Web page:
International Medical Corps has a team on the ground in Chile, coordinating with ONEMI (the National Office of Emergencies and Information) and assessing the needs at local hospitals and clinics, following the devastating 8.8-magnitude earthquake that struck February 27. International Medical Corps is also gathering emergency medicines and supplies and has additional Emergency Response Teams of volunteer doctors and nurses on standby, ready to deploy as needed.
The earthquake was one of the strongest on record, sending tsunami warnings throughout the Pacific and triggering aftershocks as powerful as 6.9. The death toll is now at 723, according to ONEMI, a figure that is expected to rise.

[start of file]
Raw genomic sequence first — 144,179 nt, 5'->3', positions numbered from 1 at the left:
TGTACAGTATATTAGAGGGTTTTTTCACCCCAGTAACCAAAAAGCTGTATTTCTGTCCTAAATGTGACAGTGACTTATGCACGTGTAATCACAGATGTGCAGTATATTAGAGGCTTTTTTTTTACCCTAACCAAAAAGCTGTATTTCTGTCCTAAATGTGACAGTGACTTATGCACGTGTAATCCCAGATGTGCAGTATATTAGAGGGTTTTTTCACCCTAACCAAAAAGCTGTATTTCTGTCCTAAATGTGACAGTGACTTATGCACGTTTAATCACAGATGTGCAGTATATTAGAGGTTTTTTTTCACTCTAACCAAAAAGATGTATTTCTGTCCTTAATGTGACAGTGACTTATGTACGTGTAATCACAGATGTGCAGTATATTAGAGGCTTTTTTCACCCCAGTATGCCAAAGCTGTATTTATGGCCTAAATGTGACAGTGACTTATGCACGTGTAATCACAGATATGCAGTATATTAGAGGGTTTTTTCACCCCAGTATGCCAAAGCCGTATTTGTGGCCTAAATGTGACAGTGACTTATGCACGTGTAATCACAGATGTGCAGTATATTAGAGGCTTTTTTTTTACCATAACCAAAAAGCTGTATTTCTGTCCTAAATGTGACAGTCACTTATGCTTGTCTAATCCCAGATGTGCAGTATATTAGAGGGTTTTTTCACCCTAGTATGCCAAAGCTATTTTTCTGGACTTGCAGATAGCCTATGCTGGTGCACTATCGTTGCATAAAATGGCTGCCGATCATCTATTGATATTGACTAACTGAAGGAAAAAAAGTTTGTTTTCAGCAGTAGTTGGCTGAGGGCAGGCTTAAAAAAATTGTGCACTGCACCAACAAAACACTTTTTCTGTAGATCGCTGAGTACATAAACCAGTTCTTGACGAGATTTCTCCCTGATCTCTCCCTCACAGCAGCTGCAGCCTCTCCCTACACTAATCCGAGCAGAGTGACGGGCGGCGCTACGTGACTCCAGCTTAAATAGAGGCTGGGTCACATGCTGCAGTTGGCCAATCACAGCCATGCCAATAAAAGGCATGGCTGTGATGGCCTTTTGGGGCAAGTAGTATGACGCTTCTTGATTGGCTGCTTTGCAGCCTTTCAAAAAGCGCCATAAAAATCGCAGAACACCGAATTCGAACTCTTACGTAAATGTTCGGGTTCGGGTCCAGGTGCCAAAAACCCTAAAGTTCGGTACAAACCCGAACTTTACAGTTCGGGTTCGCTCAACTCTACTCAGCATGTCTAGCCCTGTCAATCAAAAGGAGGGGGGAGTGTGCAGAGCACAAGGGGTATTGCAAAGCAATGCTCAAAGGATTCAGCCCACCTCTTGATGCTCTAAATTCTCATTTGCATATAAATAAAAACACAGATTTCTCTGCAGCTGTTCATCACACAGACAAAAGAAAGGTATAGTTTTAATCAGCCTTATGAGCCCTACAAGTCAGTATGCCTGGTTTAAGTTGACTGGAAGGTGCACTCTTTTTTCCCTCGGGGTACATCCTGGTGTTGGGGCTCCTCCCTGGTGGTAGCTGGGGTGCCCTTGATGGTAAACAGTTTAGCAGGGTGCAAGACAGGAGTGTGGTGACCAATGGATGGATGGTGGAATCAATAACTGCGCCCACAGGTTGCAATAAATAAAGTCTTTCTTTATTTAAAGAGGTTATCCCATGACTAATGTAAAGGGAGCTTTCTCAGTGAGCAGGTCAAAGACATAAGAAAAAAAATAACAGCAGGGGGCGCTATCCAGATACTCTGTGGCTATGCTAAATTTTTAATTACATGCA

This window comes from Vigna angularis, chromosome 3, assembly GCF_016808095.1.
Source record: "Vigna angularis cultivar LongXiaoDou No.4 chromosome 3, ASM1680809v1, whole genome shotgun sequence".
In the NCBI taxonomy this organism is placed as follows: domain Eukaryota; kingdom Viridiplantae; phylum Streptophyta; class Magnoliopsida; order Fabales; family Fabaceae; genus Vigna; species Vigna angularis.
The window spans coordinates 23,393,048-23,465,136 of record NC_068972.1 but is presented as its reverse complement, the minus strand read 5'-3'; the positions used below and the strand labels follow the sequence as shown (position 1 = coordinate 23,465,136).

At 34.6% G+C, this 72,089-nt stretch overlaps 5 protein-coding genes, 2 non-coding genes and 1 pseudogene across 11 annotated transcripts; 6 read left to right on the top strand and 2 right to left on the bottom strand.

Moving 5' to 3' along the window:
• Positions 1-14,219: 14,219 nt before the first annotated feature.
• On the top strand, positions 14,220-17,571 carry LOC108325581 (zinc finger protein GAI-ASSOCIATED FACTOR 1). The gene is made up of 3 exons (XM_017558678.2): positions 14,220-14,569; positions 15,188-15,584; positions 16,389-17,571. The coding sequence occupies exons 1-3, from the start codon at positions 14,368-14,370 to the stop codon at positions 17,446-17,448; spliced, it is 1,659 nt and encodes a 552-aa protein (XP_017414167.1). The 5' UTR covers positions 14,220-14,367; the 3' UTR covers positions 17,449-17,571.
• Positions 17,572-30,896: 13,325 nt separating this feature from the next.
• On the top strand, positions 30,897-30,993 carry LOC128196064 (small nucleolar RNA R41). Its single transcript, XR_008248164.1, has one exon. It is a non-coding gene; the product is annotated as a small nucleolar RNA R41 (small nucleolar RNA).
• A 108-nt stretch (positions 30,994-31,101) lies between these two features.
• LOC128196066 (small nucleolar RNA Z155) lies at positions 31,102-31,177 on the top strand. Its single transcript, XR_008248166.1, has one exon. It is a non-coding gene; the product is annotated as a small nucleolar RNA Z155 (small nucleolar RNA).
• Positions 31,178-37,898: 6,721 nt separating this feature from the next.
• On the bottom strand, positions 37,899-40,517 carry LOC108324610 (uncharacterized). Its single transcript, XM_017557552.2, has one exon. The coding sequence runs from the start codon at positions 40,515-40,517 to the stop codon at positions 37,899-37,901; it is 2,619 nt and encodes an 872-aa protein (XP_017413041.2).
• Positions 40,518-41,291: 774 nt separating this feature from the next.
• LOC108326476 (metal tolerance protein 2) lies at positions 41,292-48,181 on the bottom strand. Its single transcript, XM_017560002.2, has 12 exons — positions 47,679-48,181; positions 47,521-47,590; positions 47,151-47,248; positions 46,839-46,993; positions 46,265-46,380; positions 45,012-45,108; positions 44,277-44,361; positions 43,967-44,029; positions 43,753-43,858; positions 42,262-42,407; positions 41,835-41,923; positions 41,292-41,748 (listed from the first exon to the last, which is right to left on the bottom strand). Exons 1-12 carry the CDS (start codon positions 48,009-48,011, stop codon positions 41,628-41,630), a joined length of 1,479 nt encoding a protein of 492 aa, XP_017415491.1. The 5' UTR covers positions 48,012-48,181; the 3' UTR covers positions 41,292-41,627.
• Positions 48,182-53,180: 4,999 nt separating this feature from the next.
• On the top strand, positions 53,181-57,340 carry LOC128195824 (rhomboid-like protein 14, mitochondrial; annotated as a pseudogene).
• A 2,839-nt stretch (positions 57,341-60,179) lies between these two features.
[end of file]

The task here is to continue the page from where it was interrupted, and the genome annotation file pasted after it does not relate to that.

The quake struck at 3:34 a.m. local time and was centered about 70 miles from Concepcion, Chile’s second-largest city, at a depth of 22 miles. It downed buildings and houses in Santiago, about 200 miles away. According to CNN, the earthquake in Chile was more powerful than the 7.0-earthquake that struck Haiti on January 12, killing at least 230,000. Chile is relatively well equipped to respond to natural disaster and had deployed teams to Haiti to assist.
International Medical Corps was on the ground in Haiti, treating patients, within 22 hours of that disaster. Today, teams are treating at least 1,500 patients a day throughout the earthquake-affected areas.
International Medical Corps’ Emergency Response draws on 25 years experience in emergency settings, including last September’s earthquake in Sumatra, Indonesia, the massive 2005 earthquake in Pakistan and the Indian Ocean tsunami in 2004. Donate to International Medical Corps by visiting www.InternationalMedicalCorps.org.